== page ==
Coronavirus has plunged the world into uncertainty. Doubts are being raised on reopening of schools. There is no clarity if and when exams and evaluation would be completed. Will the schools reopen will all students in attendance or will schools be opened to different classes? Will there be social distancing in school transport? What would be the fate of students seeking admission abroad? These and many more questions are answered by school leaders.
The survey would cover all the regions of the country. Here is the second installment covering Tamil Nadu
‘We are creating archives for the future’: Tushar R Kikani, Correspondent, Kikani Institutions, Coimbatore
The outbreak of the coronavirus has caught everyone on the wrong foot but only a few are capable to make the most even in the worst of times. The Kikani Institutions are now creating a data bank for all future eventualities.
Speaking to Brainfeed Magazine, Tushar Kikani said, “We are creating a robust data bank for Math and Science and later add other subjects. We are creating archives so that in the future the students do not suffer”
Joining the tech bandwagon
It is time all hop onto the technology bandwagon says Tushar. We are having a separate room and all sessions recorded live and would be stored for future use.
On the situation in Coimbatore
The Kikani Group is making all attempts to spread the message of social distancing. The situation is alarming as after Maharashtra, Tamil Nadu is worst affected and people in some areas are not following social distance.
Tushar says that he is keen on promoting a few Apps, especially SalKhan App which is free and is a great resource. He shares, “Even a Grade 4 student can easily follow the instructions which are clear and specific. He goes on to add, “Online education is not an all-time solution but some good Apps can help in the learning outcomes. Learning has to be a two-way process.”
A school provides all-round development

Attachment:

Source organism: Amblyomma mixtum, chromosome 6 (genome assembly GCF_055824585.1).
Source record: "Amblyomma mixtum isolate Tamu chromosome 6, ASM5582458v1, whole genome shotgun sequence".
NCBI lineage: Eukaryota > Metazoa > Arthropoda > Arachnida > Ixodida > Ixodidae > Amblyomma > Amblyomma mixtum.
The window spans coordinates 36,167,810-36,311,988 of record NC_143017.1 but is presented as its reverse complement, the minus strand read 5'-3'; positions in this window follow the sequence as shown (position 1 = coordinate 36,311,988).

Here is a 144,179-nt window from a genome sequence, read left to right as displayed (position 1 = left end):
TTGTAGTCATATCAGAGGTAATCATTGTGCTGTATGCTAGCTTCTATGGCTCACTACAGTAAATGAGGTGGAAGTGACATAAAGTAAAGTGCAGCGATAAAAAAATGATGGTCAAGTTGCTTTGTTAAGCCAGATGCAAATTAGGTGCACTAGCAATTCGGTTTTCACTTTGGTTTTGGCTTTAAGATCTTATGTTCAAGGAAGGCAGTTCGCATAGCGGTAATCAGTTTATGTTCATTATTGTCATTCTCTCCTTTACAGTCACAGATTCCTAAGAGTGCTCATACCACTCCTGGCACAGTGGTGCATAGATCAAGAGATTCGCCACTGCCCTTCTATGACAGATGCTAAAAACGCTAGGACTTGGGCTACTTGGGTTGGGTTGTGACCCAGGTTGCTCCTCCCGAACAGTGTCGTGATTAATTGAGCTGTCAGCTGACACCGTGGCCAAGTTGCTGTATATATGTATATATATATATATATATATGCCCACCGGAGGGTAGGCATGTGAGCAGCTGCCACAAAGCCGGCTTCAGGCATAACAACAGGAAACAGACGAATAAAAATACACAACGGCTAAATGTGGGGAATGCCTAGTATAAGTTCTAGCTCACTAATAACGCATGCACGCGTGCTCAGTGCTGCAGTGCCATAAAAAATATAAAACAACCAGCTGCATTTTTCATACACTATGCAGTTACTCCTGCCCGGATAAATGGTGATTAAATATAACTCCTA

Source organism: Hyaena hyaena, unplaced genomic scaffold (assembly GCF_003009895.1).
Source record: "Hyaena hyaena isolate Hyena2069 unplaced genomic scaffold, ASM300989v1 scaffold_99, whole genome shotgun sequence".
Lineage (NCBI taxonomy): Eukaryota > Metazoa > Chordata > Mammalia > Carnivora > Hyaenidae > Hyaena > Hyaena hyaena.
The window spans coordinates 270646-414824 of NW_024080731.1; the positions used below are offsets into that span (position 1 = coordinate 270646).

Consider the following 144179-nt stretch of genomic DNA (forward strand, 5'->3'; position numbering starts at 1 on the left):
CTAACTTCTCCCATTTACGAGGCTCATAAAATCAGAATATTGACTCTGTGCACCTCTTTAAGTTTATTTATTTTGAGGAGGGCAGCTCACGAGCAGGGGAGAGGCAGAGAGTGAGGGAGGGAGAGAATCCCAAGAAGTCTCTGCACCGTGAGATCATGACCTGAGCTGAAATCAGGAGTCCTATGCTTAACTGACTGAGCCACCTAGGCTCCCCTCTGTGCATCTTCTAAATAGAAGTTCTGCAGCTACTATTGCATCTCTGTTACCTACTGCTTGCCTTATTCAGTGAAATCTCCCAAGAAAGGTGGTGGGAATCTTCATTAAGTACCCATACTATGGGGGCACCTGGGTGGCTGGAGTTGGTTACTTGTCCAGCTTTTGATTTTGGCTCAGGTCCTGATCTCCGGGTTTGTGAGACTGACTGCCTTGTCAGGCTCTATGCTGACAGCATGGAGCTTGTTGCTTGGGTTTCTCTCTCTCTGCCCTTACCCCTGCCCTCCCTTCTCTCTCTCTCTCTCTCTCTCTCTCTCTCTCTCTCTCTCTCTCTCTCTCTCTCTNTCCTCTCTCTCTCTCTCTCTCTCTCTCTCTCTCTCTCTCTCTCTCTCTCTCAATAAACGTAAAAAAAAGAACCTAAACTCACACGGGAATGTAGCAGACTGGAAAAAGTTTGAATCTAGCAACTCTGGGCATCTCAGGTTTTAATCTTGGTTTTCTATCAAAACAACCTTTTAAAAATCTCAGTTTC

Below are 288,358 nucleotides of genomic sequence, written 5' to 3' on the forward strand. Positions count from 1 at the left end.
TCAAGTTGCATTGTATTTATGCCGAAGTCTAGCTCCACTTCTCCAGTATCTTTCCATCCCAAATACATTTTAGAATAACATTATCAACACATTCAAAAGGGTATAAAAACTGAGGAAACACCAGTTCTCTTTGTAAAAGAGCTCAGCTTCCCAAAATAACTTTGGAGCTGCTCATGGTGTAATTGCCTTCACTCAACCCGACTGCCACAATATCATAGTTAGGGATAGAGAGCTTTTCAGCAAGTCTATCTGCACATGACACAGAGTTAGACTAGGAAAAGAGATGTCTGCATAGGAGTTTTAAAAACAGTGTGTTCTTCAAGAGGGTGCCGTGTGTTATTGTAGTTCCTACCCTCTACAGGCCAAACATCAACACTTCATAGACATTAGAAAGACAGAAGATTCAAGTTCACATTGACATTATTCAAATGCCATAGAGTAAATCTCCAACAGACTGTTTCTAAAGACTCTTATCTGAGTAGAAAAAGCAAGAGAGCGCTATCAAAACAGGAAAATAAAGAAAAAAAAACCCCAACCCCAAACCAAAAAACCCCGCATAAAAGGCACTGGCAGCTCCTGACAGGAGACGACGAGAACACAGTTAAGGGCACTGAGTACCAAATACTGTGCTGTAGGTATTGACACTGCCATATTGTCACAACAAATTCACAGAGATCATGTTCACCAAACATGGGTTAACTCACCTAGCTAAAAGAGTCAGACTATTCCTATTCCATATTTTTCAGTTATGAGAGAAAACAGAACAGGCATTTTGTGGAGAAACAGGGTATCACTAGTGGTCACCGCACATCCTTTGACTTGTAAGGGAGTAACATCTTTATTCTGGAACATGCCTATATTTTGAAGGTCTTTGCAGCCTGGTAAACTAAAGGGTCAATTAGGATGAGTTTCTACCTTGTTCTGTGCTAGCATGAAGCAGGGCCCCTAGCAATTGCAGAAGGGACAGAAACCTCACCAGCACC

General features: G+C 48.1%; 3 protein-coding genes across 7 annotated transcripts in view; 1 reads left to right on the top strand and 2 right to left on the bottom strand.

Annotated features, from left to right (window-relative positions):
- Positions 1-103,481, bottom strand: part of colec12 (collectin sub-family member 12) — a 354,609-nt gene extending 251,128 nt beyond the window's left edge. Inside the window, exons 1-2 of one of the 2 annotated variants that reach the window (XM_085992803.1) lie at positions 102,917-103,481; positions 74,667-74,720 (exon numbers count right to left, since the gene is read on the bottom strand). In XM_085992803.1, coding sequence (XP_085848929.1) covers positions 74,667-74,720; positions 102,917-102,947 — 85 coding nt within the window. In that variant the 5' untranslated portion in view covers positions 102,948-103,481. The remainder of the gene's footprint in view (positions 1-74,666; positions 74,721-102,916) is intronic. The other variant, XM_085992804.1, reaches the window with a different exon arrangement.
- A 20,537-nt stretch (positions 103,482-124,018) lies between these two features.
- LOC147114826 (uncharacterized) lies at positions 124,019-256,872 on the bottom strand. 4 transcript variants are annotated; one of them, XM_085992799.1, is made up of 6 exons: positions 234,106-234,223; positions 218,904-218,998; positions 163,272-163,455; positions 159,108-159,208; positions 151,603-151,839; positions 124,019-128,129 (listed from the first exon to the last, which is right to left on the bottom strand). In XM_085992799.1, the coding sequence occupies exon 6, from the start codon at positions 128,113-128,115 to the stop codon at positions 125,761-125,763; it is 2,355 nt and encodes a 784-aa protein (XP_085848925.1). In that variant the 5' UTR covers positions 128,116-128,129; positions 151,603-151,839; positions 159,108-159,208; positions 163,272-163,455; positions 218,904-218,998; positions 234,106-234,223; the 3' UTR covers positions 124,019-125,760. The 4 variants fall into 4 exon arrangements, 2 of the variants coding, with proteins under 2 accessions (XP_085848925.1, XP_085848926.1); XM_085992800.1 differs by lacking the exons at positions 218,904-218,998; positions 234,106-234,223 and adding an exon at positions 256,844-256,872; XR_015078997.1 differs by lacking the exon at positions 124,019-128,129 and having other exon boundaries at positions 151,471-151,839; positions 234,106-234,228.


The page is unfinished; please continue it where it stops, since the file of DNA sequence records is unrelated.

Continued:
Technology is good but a school provides the eco-system for all-round development of the individual. Social skills are important in this world and a school provides it.
On post lockdown
Schools need to look at several issues such as arrangement of classes, reduce the density and mull over shift system.
On contracted programmes
Many schools would now relook at contracted programmes in the areas of cultural events and other programmes including AI, IoT and such and for a while restrict themselves to core education.
NRI students a worried lot: Shanti Krishnamurthy, Director, Chinmaya International Residential School, Coimbatore
Shanti Krishnamurthy is as busy as she can be, after all it is the silver jubilee year. The COVID-19 has hit one and all but we are doing everything possible to see that the continuity of learning is not affected, but our major worry, being a boarding school is the state of NRI students who need to come back and join.”
Chinmaya International Residential School has Non-resident Indian students from all-over the world including Canada, Middle-eastern countries, Denmark, Singapore and other countries.
We do not know when the flights would resume and that is a concern.
IB cancels exams
The IB has cancelled exams and has started the process of validating internal marks. IB would also be informing this to all the universities abroad so that students applying for admissions would not be affected.
Professional development for teachers